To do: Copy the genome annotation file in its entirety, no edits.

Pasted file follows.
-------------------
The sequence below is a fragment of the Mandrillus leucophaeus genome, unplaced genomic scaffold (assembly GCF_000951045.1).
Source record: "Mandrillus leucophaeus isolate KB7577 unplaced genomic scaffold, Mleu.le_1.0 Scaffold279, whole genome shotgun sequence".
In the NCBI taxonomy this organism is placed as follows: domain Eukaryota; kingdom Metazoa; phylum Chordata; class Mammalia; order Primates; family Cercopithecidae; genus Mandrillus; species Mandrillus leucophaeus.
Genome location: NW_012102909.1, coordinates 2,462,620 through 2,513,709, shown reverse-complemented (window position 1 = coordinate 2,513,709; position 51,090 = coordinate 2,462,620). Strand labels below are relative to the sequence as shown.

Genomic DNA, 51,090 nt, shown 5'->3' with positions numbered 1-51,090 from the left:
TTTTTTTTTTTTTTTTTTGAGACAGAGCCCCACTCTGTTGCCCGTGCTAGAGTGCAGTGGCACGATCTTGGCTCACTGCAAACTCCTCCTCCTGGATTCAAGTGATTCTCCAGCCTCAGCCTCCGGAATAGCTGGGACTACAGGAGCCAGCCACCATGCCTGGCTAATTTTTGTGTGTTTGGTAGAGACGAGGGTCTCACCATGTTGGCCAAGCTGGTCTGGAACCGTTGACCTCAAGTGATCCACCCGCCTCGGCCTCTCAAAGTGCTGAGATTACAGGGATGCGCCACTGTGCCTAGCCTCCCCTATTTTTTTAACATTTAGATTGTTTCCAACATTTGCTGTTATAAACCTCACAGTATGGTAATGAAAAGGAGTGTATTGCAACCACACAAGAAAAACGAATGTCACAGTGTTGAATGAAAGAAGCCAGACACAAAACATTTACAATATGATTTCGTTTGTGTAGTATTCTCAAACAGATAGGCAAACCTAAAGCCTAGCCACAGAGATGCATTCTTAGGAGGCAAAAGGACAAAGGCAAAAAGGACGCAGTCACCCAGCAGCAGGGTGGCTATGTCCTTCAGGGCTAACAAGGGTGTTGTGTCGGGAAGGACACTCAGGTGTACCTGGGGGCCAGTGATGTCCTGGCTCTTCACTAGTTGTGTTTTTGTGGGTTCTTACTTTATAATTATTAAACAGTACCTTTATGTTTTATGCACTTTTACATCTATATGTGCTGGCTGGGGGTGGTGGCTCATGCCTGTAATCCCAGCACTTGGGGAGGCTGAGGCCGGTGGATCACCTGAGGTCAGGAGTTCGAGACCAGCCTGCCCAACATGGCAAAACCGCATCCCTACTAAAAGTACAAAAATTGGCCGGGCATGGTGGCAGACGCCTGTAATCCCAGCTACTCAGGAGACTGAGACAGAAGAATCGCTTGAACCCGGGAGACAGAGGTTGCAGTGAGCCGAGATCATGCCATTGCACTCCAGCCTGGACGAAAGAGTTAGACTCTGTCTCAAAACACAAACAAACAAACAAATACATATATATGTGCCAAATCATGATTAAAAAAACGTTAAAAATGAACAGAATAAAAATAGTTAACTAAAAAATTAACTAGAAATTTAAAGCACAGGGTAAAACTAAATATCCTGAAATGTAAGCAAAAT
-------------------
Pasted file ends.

The sequence below is a fragment of the Mandrillus leucophaeus genome, unplaced genomic scaffold (assembly GCF_000951045.1).
Source record: "Mandrillus leucophaeus isolate KB7577 unplaced genomic scaffold, Mleu.le_1.0 Scaffold279, whole genome shotgun sequence".
In the NCBI taxonomy this organism is placed as follows: domain Eukaryota; kingdom Metazoa; phylum Chordata; class Mammalia; order Primates; family Cercopithecidae; genus Mandrillus; species Mandrillus leucophaeus.
Genome location: NW_012102909.1, coordinates 2,462,620 through 2,513,709, shown reverse-complemented (window position 1 = coordinate 2,513,709; position 51,090 = coordinate 2,462,620). Strand labels below are relative to the sequence as shown.

Genomic DNA, 51,090 nt, shown 5'->3' with positions numbered 1-51,090 from the left:
TTTTTTTTTTTTTTTTTTGAGACAGAGCCCCACTCTGTTGCCCGTGCTAGAGTGCAGTGGCACGATCTTGGCTCACTGCAAACTCCTCCTCCTGGATTCAAGTGATTCTCCAGCCTCAGCCTCCGGAATAGCTGGGACTACAGGAGCCAGCCACCATGCCTGGCTAATTTTTGTGTGTTTGGTAGAGACGAGGGTCTCACCATGTTGGCCAAGCTGGTCTGGAACCGTTGACCTCAAGTGATCCACCCGCCTCGGCCTCTCAAAGTGCTGAGATTACAGGGATGCGCCACTGTGCCTAGCCTCCCCTATTTTTTTAACATTTAGATTGTTTCCAACATTTGCTGTTATAAACCTCACAGTATGGTAATGAAAAGGAGTGTATTGCAACCACACAAGAAAAACGAATGTCACAGTGTTGAATGAAAGAAGCCAGACACAAAACATTTACAATATGATTTCGTTTGTGTAGTATTCTCAAACAGATAGGCAAACCTAAAGCCTAGCCACAGAGATGCATTCTTAGGAGGCAAAAGGACAAAGGCAAAAAGGACGCAGTCACCCAGCAGCAGGGTGGCTATGTCCTTCAGGGCTAACAAGGGTGTTGTGTCGGGAAGGACACTCAGGTGTACCTGGGGGCCAGTGATGTCCTGGCTCTTCACTAGTTGTGTTTTTGTGGGTTCTTACTTTATAATTATTAAACAGTACCTTTATGTTTTATGCACTTTTACATCTATATGTGCTGGCTGGGGGTGGTGGCTCATGCCTGTAATCCCAGCACTTGGGGAGGCTGAGGCCGGTGGATCACCTGAGGTCAGGAGTTCGAGACCAGCCTGCCCAACATGGCAAAACCGCATCCCTACTAAAAGTACAAAAATTGGCCGGGCATGGTGGCAGACGCCTGTAATCCCAGCTACTCAGGAGACTGAGACAGAAGAATCGCTTGAACCCGGGAGACAGAGGTTGCAGTGAGCCGAGATCATGCCATTGCACTCCAGCCTGGACGAAAGAGTTAGACTCTGTCTCAAAACACAAACAAACAAACAAATACATATATATGTGCCAAATCATGATTAAAAAAACGTTAAAAATGAACAGAATAAAAATAGTTAACTAAAAAATTAACTAGAAATTTAAAGCACAGGGTAAAACTAAATATCCTGAAATGTAAGCAAAAT